Some comets may come from the Kuiper Belt, but most probably originate in the Oort Cloud.
The celestial bodies in the Kuiper Belt, however, prompt debate over the differences between planets, planetesimals, and asteroids.
Astronomer Gerard Kuiper studied the satellites of the outlying planets and, in the 1940s, discovered the moons Miranda and Nereid of Uranus and Neptune, respectively.
He proposed the existence of a group of celestial bodies beyond the orbit of Neptune, later named the Kuiper Belt.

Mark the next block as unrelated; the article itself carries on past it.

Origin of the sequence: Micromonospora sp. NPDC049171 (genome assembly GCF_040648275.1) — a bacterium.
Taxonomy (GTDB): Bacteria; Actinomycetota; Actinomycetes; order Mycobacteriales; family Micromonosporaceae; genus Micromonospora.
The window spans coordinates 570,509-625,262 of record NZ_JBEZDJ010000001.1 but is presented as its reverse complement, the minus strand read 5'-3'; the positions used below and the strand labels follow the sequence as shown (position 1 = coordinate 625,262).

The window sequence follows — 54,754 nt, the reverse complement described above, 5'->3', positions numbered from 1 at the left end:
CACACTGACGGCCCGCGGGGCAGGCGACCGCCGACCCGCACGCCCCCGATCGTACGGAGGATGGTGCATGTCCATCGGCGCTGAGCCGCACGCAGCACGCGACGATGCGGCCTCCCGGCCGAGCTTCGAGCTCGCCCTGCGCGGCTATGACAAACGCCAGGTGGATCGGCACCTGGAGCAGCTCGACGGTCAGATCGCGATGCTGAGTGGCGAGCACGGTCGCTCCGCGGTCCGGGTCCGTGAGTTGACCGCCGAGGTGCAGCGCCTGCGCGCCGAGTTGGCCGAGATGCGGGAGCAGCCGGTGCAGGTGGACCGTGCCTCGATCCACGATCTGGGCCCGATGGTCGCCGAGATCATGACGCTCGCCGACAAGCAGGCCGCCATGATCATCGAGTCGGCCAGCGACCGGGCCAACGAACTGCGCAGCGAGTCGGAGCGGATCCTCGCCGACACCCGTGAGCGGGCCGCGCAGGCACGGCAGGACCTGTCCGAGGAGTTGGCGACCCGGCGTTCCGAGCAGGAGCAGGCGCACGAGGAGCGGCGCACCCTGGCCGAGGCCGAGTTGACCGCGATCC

Are these bodies asteroids, planetesimals, or planets? It is sometimes hard to say, since their composition, sizes, and orbits are loosely similar.
Some astronomers question whether the planet Pluto and Uranus’s moon Triton aren’t in fact just large planetesimals, leftover material from the planets’ formation.
A number of asteroids from the Kuiper Belt, such as Pholus and 1992 QB, discovered in 1992, have eccentric orbits, and may be considered planetesimals.
The fine lines between the definitions of these celestial bodies leave ample room for discussion.